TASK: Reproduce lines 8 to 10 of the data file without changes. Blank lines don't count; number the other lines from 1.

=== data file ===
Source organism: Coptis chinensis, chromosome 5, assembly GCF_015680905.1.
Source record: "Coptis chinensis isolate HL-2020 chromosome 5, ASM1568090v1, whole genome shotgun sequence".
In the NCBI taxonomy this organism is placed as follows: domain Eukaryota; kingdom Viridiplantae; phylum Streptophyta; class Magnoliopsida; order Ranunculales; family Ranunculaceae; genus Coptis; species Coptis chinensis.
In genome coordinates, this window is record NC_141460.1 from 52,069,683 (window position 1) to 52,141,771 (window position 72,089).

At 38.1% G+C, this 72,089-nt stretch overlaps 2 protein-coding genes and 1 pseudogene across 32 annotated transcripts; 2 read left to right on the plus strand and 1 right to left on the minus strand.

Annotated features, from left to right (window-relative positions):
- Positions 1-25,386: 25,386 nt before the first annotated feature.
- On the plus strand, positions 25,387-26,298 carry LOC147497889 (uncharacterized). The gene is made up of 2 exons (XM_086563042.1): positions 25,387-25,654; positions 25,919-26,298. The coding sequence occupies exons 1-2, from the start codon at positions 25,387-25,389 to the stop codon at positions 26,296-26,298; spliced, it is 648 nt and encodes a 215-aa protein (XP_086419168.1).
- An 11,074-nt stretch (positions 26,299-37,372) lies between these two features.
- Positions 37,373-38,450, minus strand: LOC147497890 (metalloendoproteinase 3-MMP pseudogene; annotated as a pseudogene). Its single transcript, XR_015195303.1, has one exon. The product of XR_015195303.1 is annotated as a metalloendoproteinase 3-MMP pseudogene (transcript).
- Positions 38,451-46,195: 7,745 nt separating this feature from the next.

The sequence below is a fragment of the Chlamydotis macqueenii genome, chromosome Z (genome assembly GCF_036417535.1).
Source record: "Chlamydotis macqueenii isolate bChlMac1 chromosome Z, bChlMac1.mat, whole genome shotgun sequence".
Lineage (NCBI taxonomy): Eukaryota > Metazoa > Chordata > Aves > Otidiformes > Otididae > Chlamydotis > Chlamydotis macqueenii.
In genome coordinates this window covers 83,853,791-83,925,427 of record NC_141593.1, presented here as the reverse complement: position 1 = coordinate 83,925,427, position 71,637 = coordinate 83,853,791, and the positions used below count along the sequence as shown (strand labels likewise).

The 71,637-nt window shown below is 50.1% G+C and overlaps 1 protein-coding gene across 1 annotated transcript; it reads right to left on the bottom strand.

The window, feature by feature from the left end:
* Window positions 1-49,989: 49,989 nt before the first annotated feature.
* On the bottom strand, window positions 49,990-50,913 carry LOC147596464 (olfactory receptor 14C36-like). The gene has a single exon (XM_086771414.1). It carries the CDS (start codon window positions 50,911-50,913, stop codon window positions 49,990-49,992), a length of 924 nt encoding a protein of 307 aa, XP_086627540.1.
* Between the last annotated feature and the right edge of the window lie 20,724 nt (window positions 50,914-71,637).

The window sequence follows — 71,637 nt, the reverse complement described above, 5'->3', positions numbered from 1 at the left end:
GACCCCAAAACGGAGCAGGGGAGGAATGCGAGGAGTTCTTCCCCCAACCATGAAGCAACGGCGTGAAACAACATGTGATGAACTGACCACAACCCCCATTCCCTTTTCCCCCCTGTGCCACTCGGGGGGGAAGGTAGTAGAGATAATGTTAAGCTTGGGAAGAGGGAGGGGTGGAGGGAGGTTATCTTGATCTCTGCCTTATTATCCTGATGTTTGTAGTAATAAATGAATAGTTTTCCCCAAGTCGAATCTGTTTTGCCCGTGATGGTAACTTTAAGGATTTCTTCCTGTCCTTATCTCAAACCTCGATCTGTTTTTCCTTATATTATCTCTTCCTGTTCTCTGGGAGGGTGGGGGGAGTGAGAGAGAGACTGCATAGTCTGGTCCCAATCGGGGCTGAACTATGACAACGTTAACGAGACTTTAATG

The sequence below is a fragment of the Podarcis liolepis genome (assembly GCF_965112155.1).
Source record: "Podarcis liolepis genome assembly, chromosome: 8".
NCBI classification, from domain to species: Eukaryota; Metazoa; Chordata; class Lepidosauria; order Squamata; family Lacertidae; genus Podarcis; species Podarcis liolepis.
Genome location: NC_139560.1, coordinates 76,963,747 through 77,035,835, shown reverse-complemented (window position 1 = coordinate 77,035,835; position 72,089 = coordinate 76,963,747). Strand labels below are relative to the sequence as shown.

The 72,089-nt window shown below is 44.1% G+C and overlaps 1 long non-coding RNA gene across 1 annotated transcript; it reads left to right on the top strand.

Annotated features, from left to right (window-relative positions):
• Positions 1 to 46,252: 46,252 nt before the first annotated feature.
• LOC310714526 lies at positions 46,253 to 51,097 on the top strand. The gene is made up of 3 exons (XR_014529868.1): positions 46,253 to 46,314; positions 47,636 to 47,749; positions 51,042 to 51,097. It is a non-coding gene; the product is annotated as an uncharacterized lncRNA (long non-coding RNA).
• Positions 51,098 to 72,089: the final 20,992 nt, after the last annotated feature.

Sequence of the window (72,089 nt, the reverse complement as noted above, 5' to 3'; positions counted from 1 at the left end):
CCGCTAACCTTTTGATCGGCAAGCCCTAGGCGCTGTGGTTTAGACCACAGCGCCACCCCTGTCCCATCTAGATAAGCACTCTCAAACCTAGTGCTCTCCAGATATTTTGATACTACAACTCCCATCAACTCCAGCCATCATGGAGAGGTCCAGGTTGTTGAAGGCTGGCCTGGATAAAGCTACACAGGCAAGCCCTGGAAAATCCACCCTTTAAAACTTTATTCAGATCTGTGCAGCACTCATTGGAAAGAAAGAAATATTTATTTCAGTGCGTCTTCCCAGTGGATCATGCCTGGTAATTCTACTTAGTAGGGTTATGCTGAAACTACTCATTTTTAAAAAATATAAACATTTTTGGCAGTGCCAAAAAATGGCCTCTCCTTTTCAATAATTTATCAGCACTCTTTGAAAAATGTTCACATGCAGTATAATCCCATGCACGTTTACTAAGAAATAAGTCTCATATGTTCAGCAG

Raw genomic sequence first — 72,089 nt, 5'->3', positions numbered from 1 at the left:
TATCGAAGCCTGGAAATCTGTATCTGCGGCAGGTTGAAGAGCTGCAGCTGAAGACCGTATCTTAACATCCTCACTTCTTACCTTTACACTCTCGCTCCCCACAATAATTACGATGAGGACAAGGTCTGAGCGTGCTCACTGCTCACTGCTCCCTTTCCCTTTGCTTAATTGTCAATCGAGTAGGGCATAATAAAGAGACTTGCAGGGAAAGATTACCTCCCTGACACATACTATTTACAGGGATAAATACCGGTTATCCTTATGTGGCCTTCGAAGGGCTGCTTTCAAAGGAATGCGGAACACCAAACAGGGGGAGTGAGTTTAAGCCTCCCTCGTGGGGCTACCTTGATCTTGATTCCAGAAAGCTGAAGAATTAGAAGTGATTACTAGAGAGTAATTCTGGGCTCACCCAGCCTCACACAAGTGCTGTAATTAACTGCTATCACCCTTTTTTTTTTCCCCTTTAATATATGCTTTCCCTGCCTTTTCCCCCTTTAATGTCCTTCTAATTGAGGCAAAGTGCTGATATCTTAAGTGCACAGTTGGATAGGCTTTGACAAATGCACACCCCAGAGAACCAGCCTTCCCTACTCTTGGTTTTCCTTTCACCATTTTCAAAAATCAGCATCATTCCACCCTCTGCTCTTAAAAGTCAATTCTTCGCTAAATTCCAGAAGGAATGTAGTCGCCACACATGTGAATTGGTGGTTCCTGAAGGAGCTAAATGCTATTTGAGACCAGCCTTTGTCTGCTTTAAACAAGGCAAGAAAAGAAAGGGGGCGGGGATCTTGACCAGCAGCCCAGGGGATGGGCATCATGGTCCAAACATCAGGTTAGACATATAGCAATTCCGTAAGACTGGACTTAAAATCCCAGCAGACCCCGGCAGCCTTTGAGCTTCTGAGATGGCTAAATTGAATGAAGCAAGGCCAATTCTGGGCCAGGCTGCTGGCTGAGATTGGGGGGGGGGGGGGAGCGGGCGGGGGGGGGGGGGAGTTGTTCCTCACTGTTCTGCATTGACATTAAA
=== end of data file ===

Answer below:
- On the plus strand, positions 25,387-26,298 carry LOC147497889 (uncharacterized). The gene is made up of 2 exons (XM_086563042.1): positions 25,387-25,654; positions 25,919-26,298. The coding sequence occupies exons 1-2, from the start codon at positions 25,387-25,389 to the stop codon at positions 26,296-26,298; spliced, it is 648 nt and encodes a 215-aa protein (XP_086419168.1).
- An 11,074-nt stretch (positions 26,299-37,372) lies between these two features.
- Positions 37,373-38,450, minus strand: LOC147497890 (metalloendoproteinase 3-MMP pseudogene; annotated as a pseudogene). Its single transcript, XR_015195303.1, has one exon. The product of XR_015195303.1 is annotated as a metalloendoproteinase 3-MMP pseudogene (transcript).